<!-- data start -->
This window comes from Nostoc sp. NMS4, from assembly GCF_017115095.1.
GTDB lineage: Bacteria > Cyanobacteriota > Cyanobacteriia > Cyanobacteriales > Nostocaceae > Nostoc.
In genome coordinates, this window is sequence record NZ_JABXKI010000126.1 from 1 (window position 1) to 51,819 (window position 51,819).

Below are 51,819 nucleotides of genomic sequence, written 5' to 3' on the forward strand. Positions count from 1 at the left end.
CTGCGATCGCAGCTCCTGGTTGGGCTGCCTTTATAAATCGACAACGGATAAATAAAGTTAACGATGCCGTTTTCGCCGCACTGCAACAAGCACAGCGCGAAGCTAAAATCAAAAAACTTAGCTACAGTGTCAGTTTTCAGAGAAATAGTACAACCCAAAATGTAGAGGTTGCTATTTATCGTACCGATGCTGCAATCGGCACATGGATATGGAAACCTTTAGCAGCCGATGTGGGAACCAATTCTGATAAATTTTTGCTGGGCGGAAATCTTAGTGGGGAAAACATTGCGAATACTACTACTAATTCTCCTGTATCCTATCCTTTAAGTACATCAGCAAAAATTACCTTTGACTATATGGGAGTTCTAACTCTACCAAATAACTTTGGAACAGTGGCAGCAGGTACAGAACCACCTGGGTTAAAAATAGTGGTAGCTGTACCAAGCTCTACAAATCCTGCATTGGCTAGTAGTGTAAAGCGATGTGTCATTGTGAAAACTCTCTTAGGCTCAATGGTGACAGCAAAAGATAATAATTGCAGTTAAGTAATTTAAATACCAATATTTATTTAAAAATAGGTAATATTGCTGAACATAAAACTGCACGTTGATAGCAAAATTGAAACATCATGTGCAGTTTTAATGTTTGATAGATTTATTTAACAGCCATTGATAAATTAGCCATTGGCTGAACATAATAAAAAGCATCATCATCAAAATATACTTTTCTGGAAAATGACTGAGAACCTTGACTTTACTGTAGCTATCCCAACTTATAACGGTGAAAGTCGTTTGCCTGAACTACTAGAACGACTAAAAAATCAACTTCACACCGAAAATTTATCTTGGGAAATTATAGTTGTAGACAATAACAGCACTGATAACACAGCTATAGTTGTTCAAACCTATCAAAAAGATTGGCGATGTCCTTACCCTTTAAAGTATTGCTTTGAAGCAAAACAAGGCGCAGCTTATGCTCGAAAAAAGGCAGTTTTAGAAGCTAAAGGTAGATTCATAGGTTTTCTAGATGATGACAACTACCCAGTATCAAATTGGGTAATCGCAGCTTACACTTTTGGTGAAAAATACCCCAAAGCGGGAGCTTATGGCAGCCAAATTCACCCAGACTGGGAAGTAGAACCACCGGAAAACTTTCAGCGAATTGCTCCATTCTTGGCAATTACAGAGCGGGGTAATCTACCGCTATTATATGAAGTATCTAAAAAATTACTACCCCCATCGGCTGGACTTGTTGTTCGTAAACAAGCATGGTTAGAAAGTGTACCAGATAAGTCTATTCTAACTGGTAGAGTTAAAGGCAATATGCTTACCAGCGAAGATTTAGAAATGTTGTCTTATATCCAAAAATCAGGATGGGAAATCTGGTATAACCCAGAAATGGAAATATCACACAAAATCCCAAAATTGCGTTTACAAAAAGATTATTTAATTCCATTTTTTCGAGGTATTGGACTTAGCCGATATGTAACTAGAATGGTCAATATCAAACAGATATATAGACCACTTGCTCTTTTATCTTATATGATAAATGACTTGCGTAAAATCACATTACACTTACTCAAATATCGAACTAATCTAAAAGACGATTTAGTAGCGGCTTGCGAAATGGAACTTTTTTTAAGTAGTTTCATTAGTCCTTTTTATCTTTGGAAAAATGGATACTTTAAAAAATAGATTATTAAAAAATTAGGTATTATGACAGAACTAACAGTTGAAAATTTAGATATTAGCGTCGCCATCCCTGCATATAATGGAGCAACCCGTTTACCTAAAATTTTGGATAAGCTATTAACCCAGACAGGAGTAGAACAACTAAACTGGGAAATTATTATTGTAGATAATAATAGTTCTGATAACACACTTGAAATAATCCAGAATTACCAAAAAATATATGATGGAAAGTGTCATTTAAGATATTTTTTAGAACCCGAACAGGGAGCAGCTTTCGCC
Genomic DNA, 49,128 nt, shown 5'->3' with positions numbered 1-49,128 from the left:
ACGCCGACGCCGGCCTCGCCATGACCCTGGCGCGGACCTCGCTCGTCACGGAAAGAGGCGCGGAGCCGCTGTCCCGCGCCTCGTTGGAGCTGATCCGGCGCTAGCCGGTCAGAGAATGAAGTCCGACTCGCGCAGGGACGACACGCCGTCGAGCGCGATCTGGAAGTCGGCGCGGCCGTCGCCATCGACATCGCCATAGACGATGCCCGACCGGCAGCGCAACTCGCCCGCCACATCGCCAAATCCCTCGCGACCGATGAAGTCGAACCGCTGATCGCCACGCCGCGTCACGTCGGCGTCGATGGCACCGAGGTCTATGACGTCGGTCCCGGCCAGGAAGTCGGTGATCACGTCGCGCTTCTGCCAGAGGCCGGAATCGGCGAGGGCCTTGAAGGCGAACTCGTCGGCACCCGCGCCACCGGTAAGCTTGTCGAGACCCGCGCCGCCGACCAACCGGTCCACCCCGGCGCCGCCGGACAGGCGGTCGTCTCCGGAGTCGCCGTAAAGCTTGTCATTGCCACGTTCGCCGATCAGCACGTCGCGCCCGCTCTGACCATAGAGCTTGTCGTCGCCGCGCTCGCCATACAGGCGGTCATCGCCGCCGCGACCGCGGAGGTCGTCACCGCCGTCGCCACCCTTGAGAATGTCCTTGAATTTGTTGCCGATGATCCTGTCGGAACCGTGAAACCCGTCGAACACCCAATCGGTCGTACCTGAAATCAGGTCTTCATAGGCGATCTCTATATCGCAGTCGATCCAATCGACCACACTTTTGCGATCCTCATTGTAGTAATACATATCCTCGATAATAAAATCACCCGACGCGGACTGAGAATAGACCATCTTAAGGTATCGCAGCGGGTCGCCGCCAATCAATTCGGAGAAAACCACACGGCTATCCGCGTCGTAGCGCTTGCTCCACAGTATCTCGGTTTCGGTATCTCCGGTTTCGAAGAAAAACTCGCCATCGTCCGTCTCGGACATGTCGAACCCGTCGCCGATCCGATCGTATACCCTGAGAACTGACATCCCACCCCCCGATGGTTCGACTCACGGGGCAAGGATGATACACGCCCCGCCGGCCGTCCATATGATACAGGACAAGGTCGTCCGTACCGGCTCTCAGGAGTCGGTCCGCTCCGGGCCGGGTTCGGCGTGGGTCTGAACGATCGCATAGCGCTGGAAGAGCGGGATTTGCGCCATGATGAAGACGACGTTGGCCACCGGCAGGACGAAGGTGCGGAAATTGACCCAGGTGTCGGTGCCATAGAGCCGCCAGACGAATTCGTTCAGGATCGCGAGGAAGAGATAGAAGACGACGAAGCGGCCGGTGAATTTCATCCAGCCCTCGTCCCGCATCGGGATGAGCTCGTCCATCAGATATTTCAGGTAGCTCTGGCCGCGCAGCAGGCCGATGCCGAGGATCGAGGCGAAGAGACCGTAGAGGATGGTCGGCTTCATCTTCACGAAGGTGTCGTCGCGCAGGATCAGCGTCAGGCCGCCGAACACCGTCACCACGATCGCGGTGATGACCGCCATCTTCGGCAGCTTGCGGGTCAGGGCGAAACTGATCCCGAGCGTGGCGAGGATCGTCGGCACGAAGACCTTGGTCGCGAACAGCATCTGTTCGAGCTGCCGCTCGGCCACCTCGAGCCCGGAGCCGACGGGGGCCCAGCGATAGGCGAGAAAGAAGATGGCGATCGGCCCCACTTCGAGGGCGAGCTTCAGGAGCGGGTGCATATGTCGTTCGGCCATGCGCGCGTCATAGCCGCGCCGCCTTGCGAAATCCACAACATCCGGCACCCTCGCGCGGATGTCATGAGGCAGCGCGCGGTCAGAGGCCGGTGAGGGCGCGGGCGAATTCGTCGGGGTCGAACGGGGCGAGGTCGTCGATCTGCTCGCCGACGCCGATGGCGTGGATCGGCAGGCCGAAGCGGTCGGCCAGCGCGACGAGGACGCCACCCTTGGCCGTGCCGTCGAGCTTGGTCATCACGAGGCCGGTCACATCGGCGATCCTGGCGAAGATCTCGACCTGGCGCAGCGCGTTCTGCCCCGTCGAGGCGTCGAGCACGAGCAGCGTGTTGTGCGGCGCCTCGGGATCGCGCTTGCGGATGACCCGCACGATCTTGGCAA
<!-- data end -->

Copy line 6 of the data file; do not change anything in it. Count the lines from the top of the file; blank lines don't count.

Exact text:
Genomic DNA, 49,128 nt, shown 5'->3' with positions numbered 1-49,128 from the left: